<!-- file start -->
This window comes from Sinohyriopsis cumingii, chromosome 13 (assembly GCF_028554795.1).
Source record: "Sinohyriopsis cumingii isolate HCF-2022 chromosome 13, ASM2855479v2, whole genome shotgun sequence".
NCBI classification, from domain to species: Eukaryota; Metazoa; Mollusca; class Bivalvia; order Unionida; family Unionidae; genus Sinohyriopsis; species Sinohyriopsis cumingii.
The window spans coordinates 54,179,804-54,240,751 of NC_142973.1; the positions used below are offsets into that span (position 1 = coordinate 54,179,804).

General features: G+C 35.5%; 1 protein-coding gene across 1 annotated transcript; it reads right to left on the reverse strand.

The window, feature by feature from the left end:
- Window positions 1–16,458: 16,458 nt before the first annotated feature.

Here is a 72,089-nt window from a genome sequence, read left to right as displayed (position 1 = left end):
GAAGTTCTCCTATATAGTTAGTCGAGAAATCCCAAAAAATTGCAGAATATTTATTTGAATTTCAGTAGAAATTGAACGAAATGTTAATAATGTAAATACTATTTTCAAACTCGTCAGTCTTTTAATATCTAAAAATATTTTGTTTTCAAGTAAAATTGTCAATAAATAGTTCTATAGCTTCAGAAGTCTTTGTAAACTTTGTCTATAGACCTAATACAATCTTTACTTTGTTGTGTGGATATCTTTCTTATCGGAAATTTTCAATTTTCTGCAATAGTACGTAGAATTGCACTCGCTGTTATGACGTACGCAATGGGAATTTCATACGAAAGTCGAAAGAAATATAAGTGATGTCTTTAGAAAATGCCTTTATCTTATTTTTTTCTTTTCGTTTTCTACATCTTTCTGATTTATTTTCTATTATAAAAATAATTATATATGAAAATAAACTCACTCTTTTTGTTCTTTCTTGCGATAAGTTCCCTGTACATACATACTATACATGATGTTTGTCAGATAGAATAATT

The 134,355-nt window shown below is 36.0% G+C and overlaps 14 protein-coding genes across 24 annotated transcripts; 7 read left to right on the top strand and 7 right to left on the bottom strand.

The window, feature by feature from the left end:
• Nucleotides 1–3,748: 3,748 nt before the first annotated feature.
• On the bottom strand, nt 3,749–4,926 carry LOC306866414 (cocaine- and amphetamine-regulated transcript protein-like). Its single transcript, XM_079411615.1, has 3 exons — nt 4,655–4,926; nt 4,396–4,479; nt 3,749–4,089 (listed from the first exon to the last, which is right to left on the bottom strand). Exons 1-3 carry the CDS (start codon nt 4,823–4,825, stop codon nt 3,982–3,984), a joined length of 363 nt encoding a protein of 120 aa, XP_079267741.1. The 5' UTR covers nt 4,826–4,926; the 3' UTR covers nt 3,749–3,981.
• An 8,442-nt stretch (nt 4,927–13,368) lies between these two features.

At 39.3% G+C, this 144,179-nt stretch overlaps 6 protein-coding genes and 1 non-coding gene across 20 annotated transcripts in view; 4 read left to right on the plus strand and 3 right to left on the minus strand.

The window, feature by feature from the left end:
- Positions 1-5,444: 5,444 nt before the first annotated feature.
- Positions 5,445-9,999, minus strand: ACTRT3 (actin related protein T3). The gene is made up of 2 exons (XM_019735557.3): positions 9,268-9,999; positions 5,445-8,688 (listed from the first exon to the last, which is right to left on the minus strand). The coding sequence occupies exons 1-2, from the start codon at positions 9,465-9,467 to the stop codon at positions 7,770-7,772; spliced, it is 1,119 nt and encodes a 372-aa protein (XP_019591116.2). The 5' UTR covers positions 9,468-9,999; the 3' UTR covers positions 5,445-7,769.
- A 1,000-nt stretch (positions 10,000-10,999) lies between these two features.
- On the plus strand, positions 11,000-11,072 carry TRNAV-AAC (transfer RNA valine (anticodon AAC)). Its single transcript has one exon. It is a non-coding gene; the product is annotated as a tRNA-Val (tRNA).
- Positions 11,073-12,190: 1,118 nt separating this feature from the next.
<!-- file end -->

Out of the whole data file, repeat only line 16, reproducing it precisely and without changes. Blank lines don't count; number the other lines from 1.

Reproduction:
The window, feature by feature from the left end: